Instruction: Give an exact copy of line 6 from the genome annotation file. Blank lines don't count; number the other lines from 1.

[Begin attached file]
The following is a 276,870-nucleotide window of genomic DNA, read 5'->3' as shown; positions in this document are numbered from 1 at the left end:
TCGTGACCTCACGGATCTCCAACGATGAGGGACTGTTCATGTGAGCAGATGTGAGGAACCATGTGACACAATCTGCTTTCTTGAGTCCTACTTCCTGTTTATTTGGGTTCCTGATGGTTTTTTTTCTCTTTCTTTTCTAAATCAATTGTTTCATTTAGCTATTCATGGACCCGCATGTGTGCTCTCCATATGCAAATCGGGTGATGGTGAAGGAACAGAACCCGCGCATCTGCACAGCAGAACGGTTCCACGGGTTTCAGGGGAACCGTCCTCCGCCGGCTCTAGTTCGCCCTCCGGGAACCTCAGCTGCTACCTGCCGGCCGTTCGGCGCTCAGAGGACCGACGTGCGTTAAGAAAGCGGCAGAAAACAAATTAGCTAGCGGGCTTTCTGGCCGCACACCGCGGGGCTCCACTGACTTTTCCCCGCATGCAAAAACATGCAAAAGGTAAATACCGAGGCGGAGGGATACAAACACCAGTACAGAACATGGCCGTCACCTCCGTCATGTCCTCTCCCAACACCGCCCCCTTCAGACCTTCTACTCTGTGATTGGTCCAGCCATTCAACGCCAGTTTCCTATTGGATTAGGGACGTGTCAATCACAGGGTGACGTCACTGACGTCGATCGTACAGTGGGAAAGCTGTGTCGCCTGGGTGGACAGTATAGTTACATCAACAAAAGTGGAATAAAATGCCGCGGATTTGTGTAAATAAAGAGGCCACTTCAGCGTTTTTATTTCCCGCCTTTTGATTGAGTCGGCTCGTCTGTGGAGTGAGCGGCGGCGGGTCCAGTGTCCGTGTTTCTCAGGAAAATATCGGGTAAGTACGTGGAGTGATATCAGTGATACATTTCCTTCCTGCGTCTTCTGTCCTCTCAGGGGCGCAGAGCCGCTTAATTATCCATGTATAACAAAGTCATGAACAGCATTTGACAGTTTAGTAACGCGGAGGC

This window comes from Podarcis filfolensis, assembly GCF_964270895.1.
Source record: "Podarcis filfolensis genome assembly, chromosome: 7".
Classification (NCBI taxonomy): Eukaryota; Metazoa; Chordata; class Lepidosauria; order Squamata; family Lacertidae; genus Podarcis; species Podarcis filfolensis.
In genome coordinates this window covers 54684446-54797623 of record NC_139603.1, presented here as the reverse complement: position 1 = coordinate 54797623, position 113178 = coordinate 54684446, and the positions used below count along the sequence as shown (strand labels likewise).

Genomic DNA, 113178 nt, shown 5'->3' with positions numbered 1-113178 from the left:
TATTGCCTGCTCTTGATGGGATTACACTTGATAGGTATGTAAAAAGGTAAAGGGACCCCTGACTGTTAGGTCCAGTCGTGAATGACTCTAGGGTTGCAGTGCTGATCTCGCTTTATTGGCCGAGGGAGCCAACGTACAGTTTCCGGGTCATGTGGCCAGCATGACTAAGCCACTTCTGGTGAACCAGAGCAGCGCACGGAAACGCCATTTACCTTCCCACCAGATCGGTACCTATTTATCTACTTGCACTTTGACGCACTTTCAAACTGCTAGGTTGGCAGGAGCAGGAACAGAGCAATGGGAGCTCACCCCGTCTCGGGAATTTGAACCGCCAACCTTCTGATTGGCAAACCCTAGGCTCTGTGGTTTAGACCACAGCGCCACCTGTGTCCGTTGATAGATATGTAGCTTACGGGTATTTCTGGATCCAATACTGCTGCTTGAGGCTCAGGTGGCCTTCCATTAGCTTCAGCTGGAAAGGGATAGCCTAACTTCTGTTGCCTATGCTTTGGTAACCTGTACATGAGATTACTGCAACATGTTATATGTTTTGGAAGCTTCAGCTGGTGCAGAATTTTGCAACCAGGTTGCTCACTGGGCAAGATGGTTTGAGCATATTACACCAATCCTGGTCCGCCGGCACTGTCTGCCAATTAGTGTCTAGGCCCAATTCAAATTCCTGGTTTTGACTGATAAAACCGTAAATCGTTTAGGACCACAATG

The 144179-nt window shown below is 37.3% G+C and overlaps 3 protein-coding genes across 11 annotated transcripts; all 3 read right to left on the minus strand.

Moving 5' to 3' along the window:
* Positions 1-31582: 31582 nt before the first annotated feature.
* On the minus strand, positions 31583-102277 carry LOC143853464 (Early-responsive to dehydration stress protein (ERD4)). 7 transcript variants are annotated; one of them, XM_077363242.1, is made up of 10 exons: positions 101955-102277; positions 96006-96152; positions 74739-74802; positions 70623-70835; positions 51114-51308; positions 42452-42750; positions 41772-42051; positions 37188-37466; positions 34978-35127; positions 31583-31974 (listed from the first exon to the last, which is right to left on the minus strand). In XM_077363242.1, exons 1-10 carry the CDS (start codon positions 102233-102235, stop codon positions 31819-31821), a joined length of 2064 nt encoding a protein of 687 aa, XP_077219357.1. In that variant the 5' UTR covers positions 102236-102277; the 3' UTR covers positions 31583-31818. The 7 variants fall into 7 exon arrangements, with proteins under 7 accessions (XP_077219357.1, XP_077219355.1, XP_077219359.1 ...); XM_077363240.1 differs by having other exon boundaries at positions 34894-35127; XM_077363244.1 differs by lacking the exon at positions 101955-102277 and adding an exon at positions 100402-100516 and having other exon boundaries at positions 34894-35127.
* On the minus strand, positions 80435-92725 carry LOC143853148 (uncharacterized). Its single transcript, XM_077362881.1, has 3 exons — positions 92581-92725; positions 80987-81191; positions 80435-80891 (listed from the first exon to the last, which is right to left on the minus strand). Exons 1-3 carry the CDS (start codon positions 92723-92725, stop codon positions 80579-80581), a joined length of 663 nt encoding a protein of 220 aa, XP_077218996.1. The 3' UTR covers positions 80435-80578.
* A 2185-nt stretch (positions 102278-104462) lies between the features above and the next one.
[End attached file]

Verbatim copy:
In genome coordinates this window covers 54684446-54797623 of record NC_139603.1, presented here as the reverse complement: position 1 = coordinate 54797623, position 113178 = coordinate 54684446, and the positions used below count along the sequence as shown (strand labels likewise).